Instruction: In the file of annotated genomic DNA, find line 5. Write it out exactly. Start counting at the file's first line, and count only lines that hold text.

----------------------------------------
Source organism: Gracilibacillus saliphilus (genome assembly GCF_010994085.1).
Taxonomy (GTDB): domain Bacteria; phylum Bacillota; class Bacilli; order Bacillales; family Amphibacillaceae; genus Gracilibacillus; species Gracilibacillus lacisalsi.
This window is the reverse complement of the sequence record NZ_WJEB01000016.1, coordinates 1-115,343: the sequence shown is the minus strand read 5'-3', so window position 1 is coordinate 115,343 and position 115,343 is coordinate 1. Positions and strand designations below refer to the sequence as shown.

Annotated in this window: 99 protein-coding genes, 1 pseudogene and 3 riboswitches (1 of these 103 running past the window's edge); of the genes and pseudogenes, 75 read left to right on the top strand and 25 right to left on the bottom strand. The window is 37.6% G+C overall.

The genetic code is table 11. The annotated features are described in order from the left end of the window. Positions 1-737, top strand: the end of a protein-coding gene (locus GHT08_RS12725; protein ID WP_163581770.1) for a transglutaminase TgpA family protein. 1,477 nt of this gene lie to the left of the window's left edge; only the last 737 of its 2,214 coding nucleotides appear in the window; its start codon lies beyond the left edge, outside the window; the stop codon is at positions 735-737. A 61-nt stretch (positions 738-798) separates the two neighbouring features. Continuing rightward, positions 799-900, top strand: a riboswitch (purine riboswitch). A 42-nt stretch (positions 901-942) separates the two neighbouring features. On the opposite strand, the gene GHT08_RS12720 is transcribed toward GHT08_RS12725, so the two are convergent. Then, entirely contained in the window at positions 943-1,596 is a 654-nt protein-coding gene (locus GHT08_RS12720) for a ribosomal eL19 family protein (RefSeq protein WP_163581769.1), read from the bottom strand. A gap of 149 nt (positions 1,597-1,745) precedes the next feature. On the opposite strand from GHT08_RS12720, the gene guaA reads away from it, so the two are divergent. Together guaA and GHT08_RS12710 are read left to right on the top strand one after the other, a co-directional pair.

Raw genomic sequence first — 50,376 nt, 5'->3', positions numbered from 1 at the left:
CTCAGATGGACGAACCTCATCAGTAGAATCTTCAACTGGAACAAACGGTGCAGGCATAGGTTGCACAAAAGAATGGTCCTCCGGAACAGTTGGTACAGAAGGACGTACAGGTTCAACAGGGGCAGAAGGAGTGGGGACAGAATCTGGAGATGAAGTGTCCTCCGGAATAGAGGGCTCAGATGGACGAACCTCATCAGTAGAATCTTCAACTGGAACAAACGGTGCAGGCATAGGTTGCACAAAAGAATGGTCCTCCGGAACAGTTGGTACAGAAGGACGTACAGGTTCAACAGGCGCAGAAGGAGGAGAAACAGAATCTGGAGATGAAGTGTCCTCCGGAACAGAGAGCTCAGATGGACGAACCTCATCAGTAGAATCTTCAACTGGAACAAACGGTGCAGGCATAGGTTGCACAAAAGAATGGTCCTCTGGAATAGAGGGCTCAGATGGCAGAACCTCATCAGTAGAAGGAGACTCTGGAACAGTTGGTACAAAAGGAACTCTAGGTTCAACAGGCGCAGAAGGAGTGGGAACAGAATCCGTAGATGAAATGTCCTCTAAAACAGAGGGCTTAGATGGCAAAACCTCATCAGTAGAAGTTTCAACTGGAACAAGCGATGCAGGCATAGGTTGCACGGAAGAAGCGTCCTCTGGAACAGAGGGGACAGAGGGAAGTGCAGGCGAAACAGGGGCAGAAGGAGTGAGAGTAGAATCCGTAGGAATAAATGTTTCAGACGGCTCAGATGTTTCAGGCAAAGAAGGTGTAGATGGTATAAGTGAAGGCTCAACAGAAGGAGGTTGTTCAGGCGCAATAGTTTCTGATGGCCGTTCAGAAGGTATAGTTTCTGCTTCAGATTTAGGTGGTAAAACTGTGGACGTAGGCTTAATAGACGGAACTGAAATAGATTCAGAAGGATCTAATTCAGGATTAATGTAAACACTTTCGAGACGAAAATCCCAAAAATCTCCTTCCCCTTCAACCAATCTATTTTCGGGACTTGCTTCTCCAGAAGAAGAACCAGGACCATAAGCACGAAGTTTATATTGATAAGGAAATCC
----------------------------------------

The genetic code is table 11. The annotated features are described in order from the left end of the window. Positions 1-737, top strand: the end of a protein-coding gene (locus GHT08_RS12725; protein ID WP_163581770.1) for a transglutaminase TgpA family protein. 1,477 nt of this gene lie to the left of the window's left edge; only the last 737 of its 2,214 coding nucleotides appear in the window; its start codon lies beyond the left edge, outside the window; the stop codon is at positions 735-737. A 61-nt stretch (positions 738-798) separates the two neighbouring features. Continuing rightward, positions 799-900, top strand: a riboswitch (purine riboswitch). A 42-nt stretch (positions 901-942) separates the two neighbouring features. On the opposite strand, the gene GHT08_RS12720 is transcribed toward GHT08_RS12725, so the two are convergent. Then, entirely contained in the window at positions 943-1,596 is a 654-nt protein-coding gene (locus GHT08_RS12720) for a ribosomal eL19 family protein (RefSeq protein WP_163581769.1), read from the bottom strand. A gap of 149 nt (positions 1,597-1,745) precedes the next feature. On the opposite strand from GHT08_RS12720, the gene guaA reads away from it, so the two are divergent. Together guaA and GHT08_RS12710 are read left to right on the top strand one after the other, a co-directional pair.